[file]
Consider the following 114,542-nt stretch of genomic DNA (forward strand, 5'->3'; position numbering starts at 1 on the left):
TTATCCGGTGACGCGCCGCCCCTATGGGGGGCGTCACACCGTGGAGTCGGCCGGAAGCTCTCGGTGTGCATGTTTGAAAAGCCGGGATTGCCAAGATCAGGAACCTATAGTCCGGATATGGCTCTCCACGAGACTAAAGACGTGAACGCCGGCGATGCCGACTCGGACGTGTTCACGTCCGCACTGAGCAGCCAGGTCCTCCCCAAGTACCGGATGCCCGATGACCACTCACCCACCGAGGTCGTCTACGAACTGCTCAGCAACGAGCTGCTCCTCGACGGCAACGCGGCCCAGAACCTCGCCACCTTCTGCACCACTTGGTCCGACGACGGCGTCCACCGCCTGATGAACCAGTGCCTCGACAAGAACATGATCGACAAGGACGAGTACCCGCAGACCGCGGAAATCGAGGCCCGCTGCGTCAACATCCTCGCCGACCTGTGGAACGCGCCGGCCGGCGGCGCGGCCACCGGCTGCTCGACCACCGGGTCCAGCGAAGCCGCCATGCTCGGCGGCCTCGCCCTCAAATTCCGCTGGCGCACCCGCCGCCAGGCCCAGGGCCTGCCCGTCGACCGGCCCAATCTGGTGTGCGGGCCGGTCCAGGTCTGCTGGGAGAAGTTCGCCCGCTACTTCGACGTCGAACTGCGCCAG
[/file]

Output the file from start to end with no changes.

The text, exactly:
Consider the following 114,542-nt stretch of genomic DNA (forward strand, 5'->3'; position numbering starts at 1 on the left):
TTATCCGGTGACGCGCCGCCCCTATGGGGGGCGTCACACCGTGGAGTCGGCCGGAAGCTCTCGGTGTGCATGTTTGAAAAGCCGGGATTGCCAAGATCAGGAACCTATAGTCCGGATATGGCTCTCCACGAGACTAAAGACGTGAACGCCGGCGATGCCGACTCGGACGTGTTCACGTCCGCACTGAGCAGCCAGGTCCTCCCCAAGTACCGGATGCCCGATGACCACTCACCCACCGAGGTCGTCTACGAACTGCTCAGCAACGAGCTGCTCCTCGACGGCAACGCGGCCCAGAACCTCGCCACCTTCTGCACCACTTGGTCCGACGACGGCGTCCACCGCCTGATGAACCAGTGCCTCGACAAGAACATGATCGACAAGGACGAGTACCCGCAGACCGCGGAAATCGAGGCCCGCTGCGTCAACATCCTCGCCGACCTGTGGAACGCGCCGGCCGGCGGCGCGGCCACCGGCTGCTCGACCACCGGGTCCAGCGAAGCCGCCATGCTCGGCGGCCTCGCCCTCAAATTCCGCTGGCGCACCCGCCGCCAGGCCCAGGGCCTGCCCGTCGACCGGCCCAATCTGGTGTGCGGGCCGGTCCAGGTCTGCTGGGAGAAGTTCGCCCGCTACTTCGACGTCGAACTGCGCCAG